It is often helpful to extract the information on all children with the same parents. If the surname is unusual, you may want to compile birth entries for every person of the same surname and sort them into families based on the names of the parents. Continue to search the birth records to identify siblings, parents, and other relatives in the same or other generations who were born in the same county or nearby.
Keep in mind:
- The information in birth records is usually reliable, but depends upon the reliability of the informant.
- Earlier records may not contain as much information as the records created after the late 1800s.
- There is also some variation in the information given from record to record.
"Founded in 1950, the Municipal Archives preserves and makes available the historical records of New York City municipal government. Dating from the early seventeenth century to the present, the Municipal Archives holdings total approximately 160,000 cubic feet. Accessioned from more than one hundred city agencies, the collections comprise office records, manuscript material, still and moving images, ledger volumes, vital records, maps, blueprints, and sound recordings.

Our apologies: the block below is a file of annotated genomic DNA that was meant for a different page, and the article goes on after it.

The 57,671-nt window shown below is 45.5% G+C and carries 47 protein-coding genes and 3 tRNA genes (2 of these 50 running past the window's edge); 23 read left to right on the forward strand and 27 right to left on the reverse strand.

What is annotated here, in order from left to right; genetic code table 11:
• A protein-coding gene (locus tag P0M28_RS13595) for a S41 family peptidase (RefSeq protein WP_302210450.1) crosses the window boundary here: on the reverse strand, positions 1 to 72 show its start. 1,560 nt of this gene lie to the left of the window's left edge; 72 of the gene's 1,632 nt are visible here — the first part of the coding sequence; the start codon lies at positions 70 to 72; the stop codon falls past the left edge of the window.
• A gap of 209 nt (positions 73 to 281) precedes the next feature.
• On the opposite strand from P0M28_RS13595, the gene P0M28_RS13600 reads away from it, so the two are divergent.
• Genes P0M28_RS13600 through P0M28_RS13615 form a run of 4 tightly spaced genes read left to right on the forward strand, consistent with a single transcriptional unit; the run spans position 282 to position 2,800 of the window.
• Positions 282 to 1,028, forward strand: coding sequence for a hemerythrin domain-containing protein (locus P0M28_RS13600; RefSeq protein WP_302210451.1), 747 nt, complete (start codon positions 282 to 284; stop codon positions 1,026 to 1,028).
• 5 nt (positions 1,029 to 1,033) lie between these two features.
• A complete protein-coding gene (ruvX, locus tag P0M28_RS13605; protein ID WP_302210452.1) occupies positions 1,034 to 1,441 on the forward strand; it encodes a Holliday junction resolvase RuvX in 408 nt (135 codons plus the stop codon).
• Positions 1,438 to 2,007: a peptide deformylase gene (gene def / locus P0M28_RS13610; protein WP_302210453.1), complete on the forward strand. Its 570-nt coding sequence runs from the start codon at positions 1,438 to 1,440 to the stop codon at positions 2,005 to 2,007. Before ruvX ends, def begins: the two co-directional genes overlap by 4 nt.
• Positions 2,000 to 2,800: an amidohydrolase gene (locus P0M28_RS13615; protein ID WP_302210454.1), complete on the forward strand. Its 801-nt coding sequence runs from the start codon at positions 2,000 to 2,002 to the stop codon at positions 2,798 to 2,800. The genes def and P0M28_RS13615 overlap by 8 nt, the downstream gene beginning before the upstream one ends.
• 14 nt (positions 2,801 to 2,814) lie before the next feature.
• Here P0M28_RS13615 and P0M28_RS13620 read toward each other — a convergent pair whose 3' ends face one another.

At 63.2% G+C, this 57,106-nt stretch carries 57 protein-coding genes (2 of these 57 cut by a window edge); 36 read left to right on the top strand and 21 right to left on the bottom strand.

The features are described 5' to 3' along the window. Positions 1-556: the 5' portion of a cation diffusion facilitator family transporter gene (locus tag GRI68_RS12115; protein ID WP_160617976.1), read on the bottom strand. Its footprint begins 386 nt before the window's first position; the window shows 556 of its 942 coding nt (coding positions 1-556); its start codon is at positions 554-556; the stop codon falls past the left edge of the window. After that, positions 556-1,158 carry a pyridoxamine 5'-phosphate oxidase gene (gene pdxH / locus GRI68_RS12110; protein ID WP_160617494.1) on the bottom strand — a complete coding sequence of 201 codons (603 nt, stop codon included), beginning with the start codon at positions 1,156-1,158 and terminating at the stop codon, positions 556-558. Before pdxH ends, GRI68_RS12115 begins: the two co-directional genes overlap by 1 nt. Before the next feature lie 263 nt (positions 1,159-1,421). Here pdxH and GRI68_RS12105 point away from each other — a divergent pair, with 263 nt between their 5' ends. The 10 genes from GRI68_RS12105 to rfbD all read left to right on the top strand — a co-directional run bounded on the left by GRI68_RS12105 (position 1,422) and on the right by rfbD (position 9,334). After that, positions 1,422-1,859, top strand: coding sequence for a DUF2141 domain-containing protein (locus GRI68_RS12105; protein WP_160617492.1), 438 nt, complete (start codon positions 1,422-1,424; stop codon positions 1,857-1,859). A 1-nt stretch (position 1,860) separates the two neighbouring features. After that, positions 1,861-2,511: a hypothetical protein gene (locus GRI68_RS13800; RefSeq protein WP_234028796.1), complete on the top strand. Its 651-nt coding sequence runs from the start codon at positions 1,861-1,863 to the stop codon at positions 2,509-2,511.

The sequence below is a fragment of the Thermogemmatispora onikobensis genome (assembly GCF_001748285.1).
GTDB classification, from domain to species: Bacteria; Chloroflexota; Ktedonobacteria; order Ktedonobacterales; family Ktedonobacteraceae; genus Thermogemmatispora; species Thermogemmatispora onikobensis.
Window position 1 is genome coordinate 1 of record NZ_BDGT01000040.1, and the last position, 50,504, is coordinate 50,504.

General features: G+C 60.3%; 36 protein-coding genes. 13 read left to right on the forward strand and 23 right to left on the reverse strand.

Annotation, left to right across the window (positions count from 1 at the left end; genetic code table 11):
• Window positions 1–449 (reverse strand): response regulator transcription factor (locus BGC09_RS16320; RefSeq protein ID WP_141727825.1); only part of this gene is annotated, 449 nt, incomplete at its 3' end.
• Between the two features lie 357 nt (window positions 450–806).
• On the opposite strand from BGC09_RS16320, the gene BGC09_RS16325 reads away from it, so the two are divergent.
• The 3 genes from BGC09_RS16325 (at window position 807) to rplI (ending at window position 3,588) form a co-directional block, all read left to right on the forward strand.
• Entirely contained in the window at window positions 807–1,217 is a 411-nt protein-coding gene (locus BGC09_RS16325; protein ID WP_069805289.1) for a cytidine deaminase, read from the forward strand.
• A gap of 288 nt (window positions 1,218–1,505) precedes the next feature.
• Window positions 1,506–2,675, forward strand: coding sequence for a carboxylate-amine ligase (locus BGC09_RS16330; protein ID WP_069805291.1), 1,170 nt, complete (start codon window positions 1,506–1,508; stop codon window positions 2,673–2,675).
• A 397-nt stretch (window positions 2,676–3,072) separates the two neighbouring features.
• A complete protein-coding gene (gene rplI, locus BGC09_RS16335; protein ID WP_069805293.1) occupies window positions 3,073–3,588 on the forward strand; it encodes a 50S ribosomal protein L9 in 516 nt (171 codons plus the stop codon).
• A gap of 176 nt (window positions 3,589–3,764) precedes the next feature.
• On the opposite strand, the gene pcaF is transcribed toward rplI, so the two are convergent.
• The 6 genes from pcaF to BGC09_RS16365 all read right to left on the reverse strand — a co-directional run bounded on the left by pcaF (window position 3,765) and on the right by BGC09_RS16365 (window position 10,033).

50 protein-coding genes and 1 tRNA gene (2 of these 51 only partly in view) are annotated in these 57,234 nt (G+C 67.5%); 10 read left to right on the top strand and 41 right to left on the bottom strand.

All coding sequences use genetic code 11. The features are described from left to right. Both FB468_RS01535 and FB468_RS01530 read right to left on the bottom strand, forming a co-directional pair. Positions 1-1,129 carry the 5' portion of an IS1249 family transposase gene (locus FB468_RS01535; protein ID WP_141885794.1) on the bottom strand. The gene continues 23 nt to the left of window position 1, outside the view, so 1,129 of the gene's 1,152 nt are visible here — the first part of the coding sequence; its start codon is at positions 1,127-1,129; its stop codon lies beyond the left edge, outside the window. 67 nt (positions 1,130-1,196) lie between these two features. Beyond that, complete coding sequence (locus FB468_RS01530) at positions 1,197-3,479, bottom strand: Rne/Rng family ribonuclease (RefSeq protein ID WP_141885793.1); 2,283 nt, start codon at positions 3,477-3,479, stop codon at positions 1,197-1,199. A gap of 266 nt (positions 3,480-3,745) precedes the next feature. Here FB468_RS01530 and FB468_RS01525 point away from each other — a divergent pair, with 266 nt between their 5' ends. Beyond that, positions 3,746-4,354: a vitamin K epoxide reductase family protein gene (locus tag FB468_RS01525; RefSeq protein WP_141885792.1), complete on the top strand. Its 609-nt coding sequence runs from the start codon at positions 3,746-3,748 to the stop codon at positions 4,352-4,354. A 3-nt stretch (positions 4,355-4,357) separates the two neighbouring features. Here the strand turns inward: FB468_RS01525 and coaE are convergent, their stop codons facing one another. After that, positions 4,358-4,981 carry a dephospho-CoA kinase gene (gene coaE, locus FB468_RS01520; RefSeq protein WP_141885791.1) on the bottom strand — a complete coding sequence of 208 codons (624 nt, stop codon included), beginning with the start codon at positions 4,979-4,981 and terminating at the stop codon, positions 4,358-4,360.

Collection highlights include vital records, census, and city directories that are an essential resource for patrons conducting family history research, the number one hobby in America. Records pertaining to the administration of criminal justice, dating from 1684 to 1966, constitute the largest and most comprehensive collection of such material in the English-speaking world. There are more than one million photographic images in fifty collections including pictures of every house and building in the city, ca. 1940. Legislative branch records date back to the first Dutch colonial government in New Amsterdam. Robert Moses’ papers document the city’s vast infrastructure from 1934 through 1959, and the records of mayoral administrations provide extensive information about every aspect of New York City from 1849 to the present."